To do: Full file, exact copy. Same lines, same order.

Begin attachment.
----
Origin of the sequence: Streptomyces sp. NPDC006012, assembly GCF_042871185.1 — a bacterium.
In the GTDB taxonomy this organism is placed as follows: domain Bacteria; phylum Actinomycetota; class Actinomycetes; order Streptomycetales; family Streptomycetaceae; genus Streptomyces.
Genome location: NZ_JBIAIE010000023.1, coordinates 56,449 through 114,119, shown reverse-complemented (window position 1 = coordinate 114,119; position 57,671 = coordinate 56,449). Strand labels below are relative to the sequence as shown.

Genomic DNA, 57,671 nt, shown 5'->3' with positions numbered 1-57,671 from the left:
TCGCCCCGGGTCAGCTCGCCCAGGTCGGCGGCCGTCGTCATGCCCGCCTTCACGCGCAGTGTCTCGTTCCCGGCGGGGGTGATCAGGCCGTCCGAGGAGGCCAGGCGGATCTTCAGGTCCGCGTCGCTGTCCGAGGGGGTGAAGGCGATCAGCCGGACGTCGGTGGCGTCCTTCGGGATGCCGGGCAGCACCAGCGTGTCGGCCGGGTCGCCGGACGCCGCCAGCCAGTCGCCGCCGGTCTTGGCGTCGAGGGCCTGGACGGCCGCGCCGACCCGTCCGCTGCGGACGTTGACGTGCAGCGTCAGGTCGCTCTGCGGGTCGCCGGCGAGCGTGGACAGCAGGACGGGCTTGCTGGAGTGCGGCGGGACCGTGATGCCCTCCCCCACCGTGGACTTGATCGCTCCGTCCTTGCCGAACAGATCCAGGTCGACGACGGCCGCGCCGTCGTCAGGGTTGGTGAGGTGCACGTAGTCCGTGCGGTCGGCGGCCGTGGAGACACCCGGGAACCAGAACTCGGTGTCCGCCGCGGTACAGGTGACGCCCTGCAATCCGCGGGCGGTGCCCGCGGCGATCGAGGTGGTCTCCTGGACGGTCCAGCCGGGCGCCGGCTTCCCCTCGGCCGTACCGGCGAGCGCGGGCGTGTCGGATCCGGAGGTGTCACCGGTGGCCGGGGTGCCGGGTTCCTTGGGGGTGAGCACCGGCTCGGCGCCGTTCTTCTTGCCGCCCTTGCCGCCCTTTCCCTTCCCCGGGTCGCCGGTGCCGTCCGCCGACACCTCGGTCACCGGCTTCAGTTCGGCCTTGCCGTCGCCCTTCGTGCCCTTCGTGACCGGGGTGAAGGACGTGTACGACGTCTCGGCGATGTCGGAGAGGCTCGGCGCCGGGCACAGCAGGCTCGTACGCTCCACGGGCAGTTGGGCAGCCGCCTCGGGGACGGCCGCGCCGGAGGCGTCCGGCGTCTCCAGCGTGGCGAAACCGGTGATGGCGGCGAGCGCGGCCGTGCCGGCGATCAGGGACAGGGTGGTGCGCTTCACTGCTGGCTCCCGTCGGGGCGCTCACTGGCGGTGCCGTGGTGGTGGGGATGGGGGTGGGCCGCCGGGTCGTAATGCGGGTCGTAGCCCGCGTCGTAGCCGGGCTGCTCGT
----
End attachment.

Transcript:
Origin of the sequence: Streptomyces sp. NPDC006012, assembly GCF_042871185.1 — a bacterium.
In the GTDB taxonomy this organism is placed as follows: domain Bacteria; phylum Actinomycetota; class Actinomycetes; order Streptomycetales; family Streptomycetaceae; genus Streptomyces.
Genome location: NZ_JBIAIE010000023.1, coordinates 56,449 through 114,119, shown reverse-complemented (window position 1 = coordinate 114,119; position 57,671 = coordinate 56,449). Strand labels below are relative to the sequence as shown.

Genomic DNA, 57,671 nt, shown 5'->3' with positions numbered 1-57,671 from the left:
TCGCCCCGGGTCAGCTCGCCCAGGTCGGCGGCCGTCGTCATGCCCGCCTTCACGCGCAGTGTCTCGTTCCCGGCGGGGGTGATCAGGCCGTCCGAGGAGGCCAGGCGGATCTTCAGGTCCGCGTCGCTGTCCGAGGGGGTGAAGGCGATCAGCCGGACGTCGGTGGCGTCCTTCGGGATGCCGGGCAGCACCAGCGTGTCGGCCGGGTCGCCGGACGCCGCCAGCCAGTCGCCGCCGGTCTTGGCGTCGAGGGCCTGGACGGCCGCGCCGACCCGTCCGCTGCGGACGTTGACGTGCAGCGTCAGGTCGCTCTGCGGGTCGCCGGCGAGCGTGGACAGCAGGACGGGCTTGCTGGAGTGCGGCGGGACCGTGATGCCCTCCCCCACCGTGGACTTGATCGCTCCGTCCTTGCCGAACAGATCCAGGTCGACGACGGCCGCGCCGTCGTCAGGGTTGGTGAGGTGCACGTAGTCCGTGCGGTCGGCGGCCGTGGAGACACCCGGGAACCAGAACTCGGTGTCCGCCGCGGTACAGGTGACGCCCTGCAATCCGCGGGCGGTGCCCGCGGCGATCGAGGTGGTCTCCTGGACGGTCCAGCCGGGCGCCGGCTTCCCCTCGGCCGTACCGGCGAGCGCGGGCGTGTCGGATCCGGAGGTGTCACCGGTGGCCGGGGTGCCGGGTTCCTTGGGGGTGAGCACCGGCTCGGCGCCGTTCTTCTTGCCGCCCTTGCCGCCCTTTCCCTTCCCCGGGTCGCCGGTGCCGTCCGCCGACACCTCGGTCACCGGCTTCAGTTCGGCCTTGCCGTCGCCCTTCGTGCCCTTCGTGACCGGGGTGAAGGACGTGTACGACGTCTCGGCGATGTCGGAGAGGCTCGGCGCCGGGCACAGCAGGCTCGTACGCTCCACGGGCAGTTGGGCAGCCGCCTCGGGGACGGCCGCGCCGGAGGCGTCCGGCGTCTCCAGCGTGGCGAAACCGGTGATGGCGGCGAGCGCGGCCGTGCCGGCGATCAGGGACAGGGTGGTGCGCTTCACTGCTGGCTCCCGTCGGGGCGCTCACTGGCGGTGCCGTGGTGGTGGGGATGGGGGTGGGCCGCCGGGTCGTAATGCGGGTCGTAGCCCGCGTCGTAGCCGGGCTGCTCGT